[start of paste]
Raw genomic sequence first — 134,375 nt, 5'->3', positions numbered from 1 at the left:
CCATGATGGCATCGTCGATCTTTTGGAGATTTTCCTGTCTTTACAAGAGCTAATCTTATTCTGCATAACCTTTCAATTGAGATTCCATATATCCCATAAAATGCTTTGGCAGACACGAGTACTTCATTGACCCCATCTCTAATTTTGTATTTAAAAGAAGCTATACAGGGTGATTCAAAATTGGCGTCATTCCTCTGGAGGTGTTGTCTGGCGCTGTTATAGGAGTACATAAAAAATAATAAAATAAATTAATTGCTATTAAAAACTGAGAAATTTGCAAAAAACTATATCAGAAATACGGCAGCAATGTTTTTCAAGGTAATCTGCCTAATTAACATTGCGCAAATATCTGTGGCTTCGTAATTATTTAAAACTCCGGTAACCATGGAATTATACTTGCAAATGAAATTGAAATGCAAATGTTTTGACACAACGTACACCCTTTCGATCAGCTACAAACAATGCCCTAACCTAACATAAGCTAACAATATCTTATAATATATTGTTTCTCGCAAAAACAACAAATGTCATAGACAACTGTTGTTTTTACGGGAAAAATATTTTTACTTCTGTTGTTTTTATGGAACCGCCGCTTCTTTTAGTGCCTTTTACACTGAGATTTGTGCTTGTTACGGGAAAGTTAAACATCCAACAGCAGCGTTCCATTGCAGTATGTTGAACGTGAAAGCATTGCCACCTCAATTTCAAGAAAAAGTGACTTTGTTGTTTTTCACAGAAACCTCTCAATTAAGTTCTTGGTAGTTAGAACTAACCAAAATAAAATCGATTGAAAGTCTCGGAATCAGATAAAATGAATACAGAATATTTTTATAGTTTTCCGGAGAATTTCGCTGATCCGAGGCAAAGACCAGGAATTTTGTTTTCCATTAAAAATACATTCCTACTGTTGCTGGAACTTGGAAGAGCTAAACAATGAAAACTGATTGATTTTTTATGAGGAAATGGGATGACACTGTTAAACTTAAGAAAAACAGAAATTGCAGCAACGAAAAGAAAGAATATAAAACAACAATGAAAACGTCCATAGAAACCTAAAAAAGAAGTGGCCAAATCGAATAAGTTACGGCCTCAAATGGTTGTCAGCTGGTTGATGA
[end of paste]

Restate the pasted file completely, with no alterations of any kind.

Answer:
Raw genomic sequence first — 134,375 nt, 5'->3', positions numbered from 1 at the left:
CCATGATGGCATCGTCGATCTTTTGGAGATTTTCCTGTCTTTACAAGAGCTAATCTTATTCTGCATAACCTTTCAATTGAGATTCCATATATCCCATAAAATGCTTTGGCAGACACGAGTACTTCATTGACCCCATCTCTAATTTTGTATTTAAAAGAAGCTATACAGGGTGATTCAAAATTGGCGTCATTCCTCTGGAGGTGTTGTCTGGCGCTGTTATAGGAGTACATAAAAAATAATAAAATAAATTAATTGCTATTAAAAACTGAGAAATTTGCAAAAAACTATATCAGAAATACGGCAGCAATGTTTTTCAAGGTAATCTGCCTAATTAACATTGCGCAAATATCTGTGGCTTCGTAATTATTTAAAACTCCGGTAACCATGGAATTATACTTGCAAATGAAATTGAAATGCAAATGTTTTGACACAACGTACACCCTTTCGATCAGCTACAAACAATGCCCTAACCTAACATAAGCTAACAATATCTTATAATATATTGTTTCTCGCAAAAACAACAAATGTCATAGACAACTGTTGTTTTTACGGGAAAAATATTTTTACTTCTGTTGTTTTTATGGAACCGCCGCTTCTTTTAGTGCCTTTTACACTGAGATTTGTGCTTGTTACGGGAAAGTTAAACATCCAACAGCAGCGTTCCATTGCAGTATGTTGAACGTGAAAGCATTGCCACCTCAATTTCAAGAAAAAGTGACTTTGTTGTTTTTCACAGAAACCTCTCAATTAAGTTCTTGGTAGTTAGAACTAACCAAAATAAAATCGATTGAAAGTCTCGGAATCAGATAAAATGAATACAGAATATTTTTATAGTTTTCCGGAGAATTTCGCTGATCCGAGGCAAAGACCAGGAATTTTGTTTTCCATTAAAAATACATTCCTACTGTTGCTGGAACTTGGAAGAGCTAAACAATGAAAACTGATTGATTTTTTATGAGGAAATGGGATGACACTGTTAAACTTAAGAAAAACAGAAATTGCAGCAACGAAAAGAAAGAATATAAAACAACAATGAAAACGTCCATAGAAACCTAAAAAAGAAGTGGCCAAATCGAATAAGTTACGGCCTCAAATGGTTGTCAGCTGGTTGATGA